Other times, the kids need adults to advocate for them.

Seldom a day would go by that Waller wouldn’t personally text one, or several, of the girls who are part of ShePower. One in particular is Kauri Walton, a 15-year-old Ridgeview High student who was being bullied by a couple of girls in a spat over a boy she was dating.

The girls were cruel. They’d pick on Walton’s mother, who has Lupus, an inflammatory disease that causes the immune system to attack its own tissues. They’d make fun of Kauri because her dad wasn’t in the picture. It would happen relentlessly — on social media, at school, and at home.

“It hit below the belt, and it took me out of character,” Kauri said. “When they’d say something to me, I’d automatically clap back, I’d post on my Snapchat story and it would be screenshotted, and I fought her. I physically got into an altercation with her, and I didn’t want that to happen, but I felt like I was alone. I felt like I had no one on my side.”

It took Waller's involvement, and three months of work, before the girls picking on Walton were disciplined and the issue resolved.

But during that time Waller also mentored Kauri and her mother, Marlana Clevenger, on how to deal with the situation.

“I realized silence is power,” Kauri said. “It kills them, it kills the beef and it has made me a better person. I just ignore them now.”

Now, taking the tools she’s gotten from her time at ShePower, Kauri said she plans to become a leader on her campus and start a club — a support group for victims of bullying.

“I can be there for them and let them know my personal experiences. I just want to let them know I'll always be there to talk to, and I can bring in Ms. Waller and other people to talk to them and motivate them,” Kauri said. “A lot of people commit suicide over being bullied because they feel like they have nobody, they don’t know what to do, and they feel helpless, and that it’s the only way out. I don’t want that to happen."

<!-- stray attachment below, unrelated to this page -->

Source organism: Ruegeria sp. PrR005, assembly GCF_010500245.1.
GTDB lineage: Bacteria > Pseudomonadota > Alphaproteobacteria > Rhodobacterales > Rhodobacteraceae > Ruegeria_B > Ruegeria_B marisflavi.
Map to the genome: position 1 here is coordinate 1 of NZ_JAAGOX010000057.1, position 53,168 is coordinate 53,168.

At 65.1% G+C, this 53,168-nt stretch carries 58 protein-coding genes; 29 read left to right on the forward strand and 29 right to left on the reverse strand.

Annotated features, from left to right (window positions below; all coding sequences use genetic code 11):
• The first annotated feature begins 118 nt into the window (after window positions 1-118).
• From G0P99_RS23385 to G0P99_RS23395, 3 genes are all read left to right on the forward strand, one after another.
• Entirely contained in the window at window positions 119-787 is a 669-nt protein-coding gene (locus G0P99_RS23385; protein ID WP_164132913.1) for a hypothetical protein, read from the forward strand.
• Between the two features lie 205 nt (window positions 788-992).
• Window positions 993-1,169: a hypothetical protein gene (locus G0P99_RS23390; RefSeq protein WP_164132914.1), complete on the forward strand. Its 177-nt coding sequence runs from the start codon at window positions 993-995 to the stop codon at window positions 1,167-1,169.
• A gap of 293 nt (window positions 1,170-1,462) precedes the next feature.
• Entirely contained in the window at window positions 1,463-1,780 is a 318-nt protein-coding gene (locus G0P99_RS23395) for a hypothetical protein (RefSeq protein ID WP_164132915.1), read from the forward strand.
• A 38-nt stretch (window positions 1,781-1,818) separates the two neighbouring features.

Waller, a mentor to the girls in her program, often leads by example.

Like just this summer, when she saw Kern High School District Trustee Mike Williams post what she considered “culturally insensitive” remarks on his Facebook page. She went to the next public school board meeting and called for his resignation.

Then, something unexpected happened. Waller and Williams got together for coffee. They talked out their differences. They came to an understanding. Then Waller invited Williams to become an adviser to the ShePower program so that he could see firsthand the types of entrenched issues some underserved girls in the community face.

“We’ve both grown up in different cultures, and there’s a lot that goes on that she sees that I don’t. There’s just a lot of need in that area,” Williams said, adding that as the owner of American Kids Sports, he could hire the girls in the program and offer them mentorship.

“All of us want good things for people, and sometimes we disagree about methodology of doing it, but at the end of the day, we do want good things for others,” Williams said.

The experience serves as a powerful lesson for Waller’s girls: You don't run away from your problems, and common ground — even among those with stark ideological differences — can almost always be found.

Harold Pierce covers education and health for The Californian. He can be reached at 661-395-7404. Follow him on Twitter @RoldyPierce